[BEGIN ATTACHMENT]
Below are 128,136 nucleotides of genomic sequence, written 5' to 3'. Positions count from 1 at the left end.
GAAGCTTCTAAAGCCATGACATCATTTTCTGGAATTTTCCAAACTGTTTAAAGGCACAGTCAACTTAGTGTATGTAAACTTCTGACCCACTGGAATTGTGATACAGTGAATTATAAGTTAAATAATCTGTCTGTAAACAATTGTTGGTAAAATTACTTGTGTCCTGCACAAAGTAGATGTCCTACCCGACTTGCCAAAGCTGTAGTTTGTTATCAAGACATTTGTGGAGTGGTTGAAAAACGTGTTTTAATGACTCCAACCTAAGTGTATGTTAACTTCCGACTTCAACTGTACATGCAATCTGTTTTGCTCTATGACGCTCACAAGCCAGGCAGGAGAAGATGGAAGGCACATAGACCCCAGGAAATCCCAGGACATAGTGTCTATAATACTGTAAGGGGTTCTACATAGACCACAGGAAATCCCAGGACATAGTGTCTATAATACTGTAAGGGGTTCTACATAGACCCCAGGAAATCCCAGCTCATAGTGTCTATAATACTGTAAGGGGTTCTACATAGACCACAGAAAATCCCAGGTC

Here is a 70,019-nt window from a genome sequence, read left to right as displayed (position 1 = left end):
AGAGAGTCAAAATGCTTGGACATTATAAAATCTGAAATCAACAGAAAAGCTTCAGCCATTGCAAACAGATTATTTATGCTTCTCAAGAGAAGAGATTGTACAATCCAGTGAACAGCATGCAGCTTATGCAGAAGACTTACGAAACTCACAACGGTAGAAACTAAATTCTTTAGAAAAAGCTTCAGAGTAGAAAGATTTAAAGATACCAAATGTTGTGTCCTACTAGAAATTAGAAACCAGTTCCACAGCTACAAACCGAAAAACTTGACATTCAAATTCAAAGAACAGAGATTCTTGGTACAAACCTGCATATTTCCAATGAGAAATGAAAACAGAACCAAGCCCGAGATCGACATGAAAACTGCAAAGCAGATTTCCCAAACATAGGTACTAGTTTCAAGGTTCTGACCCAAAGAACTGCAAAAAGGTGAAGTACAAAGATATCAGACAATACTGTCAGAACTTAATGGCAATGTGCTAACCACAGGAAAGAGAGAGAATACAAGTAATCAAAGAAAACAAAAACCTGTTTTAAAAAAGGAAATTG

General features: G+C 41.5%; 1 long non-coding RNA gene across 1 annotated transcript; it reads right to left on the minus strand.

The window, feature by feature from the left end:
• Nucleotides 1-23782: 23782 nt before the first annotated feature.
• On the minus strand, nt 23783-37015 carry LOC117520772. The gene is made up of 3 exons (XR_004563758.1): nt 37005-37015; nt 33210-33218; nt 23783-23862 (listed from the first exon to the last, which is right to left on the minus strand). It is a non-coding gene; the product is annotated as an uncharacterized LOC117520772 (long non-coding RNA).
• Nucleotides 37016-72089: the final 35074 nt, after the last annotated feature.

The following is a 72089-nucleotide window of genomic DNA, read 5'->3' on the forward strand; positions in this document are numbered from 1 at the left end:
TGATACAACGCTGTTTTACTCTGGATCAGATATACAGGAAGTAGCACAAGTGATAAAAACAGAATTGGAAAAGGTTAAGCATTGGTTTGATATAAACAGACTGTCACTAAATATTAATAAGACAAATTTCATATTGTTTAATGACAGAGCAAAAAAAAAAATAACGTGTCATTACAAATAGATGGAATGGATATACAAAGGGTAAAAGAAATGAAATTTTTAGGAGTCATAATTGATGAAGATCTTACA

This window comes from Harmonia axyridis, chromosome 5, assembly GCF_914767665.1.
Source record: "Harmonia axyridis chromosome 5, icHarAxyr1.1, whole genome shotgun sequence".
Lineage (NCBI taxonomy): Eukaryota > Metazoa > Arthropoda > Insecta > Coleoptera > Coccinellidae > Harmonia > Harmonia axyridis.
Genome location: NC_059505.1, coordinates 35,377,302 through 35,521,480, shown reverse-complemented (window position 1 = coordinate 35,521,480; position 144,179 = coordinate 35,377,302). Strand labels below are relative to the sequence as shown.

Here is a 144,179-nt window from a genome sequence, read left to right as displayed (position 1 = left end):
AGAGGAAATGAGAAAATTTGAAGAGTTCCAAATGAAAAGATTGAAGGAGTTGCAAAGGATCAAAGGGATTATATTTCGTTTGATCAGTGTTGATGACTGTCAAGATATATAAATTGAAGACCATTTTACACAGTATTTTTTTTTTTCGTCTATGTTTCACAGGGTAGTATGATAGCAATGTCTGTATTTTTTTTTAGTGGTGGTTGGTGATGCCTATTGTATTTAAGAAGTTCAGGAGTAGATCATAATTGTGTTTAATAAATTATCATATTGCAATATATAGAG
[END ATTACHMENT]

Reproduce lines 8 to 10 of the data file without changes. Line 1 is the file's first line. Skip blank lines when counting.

• On the minus strand, nt 23783-37015 carry LOC117520772. The gene is made up of 3 exons (XR_004563758.1): nt 37005-37015; nt 33210-33218; nt 23783-23862 (listed from the first exon to the last, which is right to left on the minus strand). It is a non-coding gene; the product is annotated as an uncharacterized LOC117520772 (long non-coding RNA).
• Nucleotides 37016-72089: the final 35074 nt, after the last annotated feature.

The following is a 72089-nucleotide window of genomic DNA, read 5'->3' on the forward strand; positions in this document are numbered from 1 at the left end: